WATERSHED-BASED PERMITTING IN NORTHERN KENTUCKY
Abstract:According to the United States Environmental Protection Agency (USEPA), watershedbased NPDES permitting is an approach to developing NPDES permits for multiple point sources located within a defined geographic area (i.e., watershed boundaries) (USEPA, 2003). In establishing point source controls in a watershed-based permit, the permitting authority may focus on watershed goals, and consider multiple pollutant sources and stressors, including the level of nonpoint source control that is practicable. Sanitation District No. 1 of Northern Kentucky (District) has secured funding from USEPA through a cooperative agreement to develop an approach for watershed-based permitting (Clean Water Act Section 104(b)(3)). The District is responsible for the collection and treatment of Northern Kentucky's wastewater, as well as regional storm water management. The District serves 33 communities in Boone, Campbell, and Kenton Counties of Northern Kentucky.
The watershed-based permitting approach discussed in this paper takes advantage of the regional extent of the District's service area, as well as an extensive database of water quality and GIS information that the District has compiled for their service area. It is expected that a single permit would be issued for discharges under the District's control within a watershed, in lieu of the KPDES permits currently issued to the District, such as those related to stormwater and sanitary sewer issues, including CSOs.
The watershed permit being explored would prescribe an approach toward controlling all watershed sources of pollution, and prioritizing and selecting controls. The approach is based entirely on the concept of adaptive watershed management, which is a means to ensure attainment of water quality standards in a cost-effective and timely manner. This approach is focused on doing better science, which will lead to more effective decisions and faster progress in improving water quality.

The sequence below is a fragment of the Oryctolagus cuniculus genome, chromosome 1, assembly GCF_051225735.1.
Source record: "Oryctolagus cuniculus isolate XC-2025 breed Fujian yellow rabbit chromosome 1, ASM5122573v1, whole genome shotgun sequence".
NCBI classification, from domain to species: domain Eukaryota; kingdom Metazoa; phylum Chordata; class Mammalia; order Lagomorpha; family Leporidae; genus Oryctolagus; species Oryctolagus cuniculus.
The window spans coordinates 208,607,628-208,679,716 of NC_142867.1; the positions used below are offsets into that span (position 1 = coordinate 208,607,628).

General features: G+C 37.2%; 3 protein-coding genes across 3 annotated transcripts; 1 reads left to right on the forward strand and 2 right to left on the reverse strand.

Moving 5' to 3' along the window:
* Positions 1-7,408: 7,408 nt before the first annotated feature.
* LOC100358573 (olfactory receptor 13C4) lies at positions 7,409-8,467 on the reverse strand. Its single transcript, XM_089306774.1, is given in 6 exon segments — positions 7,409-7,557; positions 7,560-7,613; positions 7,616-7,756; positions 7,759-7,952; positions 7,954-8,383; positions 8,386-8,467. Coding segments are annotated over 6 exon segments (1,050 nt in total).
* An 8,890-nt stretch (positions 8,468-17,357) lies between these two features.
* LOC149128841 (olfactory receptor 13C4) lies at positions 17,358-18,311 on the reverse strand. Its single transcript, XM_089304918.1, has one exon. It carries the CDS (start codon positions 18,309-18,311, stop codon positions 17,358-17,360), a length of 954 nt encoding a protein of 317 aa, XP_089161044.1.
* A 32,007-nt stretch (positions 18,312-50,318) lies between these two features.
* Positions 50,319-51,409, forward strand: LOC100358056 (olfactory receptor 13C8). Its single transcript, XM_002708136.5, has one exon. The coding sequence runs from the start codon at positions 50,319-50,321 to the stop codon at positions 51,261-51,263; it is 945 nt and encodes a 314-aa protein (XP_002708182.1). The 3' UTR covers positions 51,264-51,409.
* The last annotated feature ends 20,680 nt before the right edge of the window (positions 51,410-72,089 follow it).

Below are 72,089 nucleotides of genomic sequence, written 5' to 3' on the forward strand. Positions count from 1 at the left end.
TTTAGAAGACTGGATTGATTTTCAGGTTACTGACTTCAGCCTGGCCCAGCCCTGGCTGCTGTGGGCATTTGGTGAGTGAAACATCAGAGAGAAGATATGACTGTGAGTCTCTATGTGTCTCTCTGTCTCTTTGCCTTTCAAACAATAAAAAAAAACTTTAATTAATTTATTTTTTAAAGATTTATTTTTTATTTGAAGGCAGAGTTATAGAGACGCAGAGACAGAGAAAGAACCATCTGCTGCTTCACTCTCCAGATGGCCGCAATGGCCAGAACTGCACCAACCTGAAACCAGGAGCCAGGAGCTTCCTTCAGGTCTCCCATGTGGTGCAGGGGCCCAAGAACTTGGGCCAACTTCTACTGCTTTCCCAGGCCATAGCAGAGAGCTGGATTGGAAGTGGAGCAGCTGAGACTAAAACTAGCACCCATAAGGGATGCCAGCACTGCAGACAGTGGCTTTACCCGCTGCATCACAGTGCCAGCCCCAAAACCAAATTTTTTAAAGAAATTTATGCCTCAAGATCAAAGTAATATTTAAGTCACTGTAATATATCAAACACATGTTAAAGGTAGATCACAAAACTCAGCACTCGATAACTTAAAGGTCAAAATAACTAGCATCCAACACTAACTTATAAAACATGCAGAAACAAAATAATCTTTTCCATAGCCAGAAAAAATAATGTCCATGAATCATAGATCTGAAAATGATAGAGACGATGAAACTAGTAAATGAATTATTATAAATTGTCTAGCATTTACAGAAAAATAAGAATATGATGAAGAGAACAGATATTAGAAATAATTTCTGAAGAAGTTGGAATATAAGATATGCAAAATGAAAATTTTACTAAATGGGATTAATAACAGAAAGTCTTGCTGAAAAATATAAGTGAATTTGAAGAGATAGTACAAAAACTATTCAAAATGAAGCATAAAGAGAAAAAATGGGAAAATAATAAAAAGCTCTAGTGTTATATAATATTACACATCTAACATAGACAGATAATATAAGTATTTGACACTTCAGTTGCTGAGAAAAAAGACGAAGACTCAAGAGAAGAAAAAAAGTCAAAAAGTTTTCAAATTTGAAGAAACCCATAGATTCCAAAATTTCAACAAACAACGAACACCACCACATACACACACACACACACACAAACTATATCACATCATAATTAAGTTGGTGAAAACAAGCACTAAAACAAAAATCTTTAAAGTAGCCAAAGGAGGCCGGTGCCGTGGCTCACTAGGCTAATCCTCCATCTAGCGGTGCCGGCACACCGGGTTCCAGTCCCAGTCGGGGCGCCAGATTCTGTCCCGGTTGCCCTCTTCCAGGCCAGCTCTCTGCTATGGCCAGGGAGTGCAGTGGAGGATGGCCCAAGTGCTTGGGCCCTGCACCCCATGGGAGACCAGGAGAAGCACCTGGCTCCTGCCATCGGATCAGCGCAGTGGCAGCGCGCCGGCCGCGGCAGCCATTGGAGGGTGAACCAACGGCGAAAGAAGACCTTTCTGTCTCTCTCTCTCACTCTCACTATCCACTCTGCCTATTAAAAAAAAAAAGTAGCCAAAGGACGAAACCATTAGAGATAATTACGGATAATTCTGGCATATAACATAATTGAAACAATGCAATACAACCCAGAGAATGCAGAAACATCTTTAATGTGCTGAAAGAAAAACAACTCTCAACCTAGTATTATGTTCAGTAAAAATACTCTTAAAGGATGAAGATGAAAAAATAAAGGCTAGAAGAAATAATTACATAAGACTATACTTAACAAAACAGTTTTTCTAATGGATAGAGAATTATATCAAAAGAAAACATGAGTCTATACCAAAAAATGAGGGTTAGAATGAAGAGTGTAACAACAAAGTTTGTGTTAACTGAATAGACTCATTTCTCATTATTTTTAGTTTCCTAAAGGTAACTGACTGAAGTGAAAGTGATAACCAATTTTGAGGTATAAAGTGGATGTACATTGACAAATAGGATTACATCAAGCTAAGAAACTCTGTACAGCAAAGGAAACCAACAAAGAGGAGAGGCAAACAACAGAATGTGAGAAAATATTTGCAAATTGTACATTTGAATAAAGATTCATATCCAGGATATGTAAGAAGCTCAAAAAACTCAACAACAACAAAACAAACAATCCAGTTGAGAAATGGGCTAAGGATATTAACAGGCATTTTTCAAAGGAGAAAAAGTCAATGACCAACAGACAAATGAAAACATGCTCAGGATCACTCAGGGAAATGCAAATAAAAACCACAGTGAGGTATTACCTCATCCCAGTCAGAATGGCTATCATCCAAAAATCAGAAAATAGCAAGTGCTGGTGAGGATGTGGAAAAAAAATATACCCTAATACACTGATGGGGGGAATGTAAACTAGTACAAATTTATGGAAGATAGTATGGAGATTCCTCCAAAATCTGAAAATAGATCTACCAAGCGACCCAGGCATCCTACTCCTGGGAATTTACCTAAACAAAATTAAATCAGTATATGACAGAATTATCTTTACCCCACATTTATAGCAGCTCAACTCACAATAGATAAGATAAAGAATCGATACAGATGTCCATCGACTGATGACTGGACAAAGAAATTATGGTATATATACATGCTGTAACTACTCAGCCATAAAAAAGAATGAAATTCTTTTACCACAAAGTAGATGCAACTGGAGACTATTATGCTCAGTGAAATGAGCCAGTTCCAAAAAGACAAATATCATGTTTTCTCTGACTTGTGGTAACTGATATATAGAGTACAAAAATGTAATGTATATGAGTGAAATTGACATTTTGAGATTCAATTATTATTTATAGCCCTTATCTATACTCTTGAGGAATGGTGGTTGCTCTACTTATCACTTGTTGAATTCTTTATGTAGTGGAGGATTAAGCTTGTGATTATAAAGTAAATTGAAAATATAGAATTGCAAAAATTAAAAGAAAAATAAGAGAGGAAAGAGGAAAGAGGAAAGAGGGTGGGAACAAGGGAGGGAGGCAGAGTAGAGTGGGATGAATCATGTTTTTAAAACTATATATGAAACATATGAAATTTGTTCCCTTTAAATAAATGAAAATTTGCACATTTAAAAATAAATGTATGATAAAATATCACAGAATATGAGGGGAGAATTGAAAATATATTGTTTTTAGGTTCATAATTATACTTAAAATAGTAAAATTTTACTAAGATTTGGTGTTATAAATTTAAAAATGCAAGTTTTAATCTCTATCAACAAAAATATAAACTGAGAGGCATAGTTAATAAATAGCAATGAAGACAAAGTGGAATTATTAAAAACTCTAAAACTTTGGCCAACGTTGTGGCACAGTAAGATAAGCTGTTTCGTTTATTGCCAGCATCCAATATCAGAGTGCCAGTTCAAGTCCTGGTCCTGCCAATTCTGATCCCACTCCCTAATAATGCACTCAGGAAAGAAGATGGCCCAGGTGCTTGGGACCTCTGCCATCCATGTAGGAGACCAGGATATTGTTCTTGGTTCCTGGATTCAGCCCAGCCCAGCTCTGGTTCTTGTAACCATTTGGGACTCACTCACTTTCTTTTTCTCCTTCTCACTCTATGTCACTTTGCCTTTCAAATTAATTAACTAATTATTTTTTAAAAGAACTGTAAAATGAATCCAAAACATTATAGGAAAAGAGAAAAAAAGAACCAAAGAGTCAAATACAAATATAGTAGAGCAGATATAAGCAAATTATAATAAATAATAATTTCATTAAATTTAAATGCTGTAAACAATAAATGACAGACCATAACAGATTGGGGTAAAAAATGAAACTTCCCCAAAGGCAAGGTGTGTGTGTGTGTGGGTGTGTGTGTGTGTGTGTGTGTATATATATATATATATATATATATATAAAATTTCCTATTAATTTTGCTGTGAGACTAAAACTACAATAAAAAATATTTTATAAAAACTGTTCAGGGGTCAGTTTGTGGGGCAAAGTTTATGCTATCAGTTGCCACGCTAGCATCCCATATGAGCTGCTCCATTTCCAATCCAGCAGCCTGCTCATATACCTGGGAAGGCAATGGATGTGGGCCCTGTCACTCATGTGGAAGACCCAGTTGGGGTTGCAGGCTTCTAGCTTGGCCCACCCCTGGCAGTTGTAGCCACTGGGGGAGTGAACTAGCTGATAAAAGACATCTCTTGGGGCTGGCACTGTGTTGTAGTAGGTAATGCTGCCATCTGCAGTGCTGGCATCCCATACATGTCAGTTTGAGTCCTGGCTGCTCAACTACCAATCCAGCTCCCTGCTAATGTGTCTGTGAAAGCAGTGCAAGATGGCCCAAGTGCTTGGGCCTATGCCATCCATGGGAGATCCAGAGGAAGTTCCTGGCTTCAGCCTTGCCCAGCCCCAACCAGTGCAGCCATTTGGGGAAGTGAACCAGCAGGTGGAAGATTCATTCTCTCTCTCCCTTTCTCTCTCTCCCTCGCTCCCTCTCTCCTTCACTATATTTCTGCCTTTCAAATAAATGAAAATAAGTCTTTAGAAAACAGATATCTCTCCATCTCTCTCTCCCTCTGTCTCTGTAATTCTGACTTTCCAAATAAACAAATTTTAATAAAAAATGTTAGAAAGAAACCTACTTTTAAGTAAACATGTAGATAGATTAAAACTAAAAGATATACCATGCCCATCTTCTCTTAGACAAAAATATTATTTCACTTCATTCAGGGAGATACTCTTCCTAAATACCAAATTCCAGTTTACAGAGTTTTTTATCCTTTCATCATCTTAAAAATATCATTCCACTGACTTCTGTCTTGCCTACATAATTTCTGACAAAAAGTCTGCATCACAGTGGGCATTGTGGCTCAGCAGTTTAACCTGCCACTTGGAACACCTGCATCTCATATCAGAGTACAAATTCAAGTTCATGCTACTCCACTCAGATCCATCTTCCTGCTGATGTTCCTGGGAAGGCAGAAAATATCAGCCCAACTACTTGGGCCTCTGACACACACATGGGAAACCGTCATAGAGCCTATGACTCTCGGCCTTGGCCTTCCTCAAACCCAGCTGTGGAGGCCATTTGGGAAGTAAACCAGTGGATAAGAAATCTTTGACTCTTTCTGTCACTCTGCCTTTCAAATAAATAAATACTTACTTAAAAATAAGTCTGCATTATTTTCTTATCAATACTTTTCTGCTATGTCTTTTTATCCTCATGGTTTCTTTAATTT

It is generally not possible to accurately specify individual controls or numeric limits at the onset of the permitting process because information on water quality conditions and stressors is incomplete. The permit instead would require adherence to a detailed adaptive watershed management process, which requires continual steps of controls and monitoring with progress towards attaining water quality standards while maximizing the efficiency of pollution control efforts. This progress would be ensured through development of a detailed and enforceable implementation plan for improving water quality.
To date, an approach to watershed-based permitting has been developed and this approach has been discussed with both the Kentucky Division of Water and the USEPA. A feasibility assessment concluded that this watershed-based permitting approach provides a significant improvement over the existing, traditional NPDES permitting approach and the District and the Kentucky Division of Water have agreed to pursue additional dialog on the development of a draft watershed permit for Banklick Creek, focusing on wet weather discharges. This watershed was selected because it is impacted by urban storm water runoff, sanitary sewer overflows, septic systems and rural runoff. The District's waste water treatment plant does not discharge into the Banklick Creek watershed.
Document Type: Research Article
Publication date: January 1, 2004
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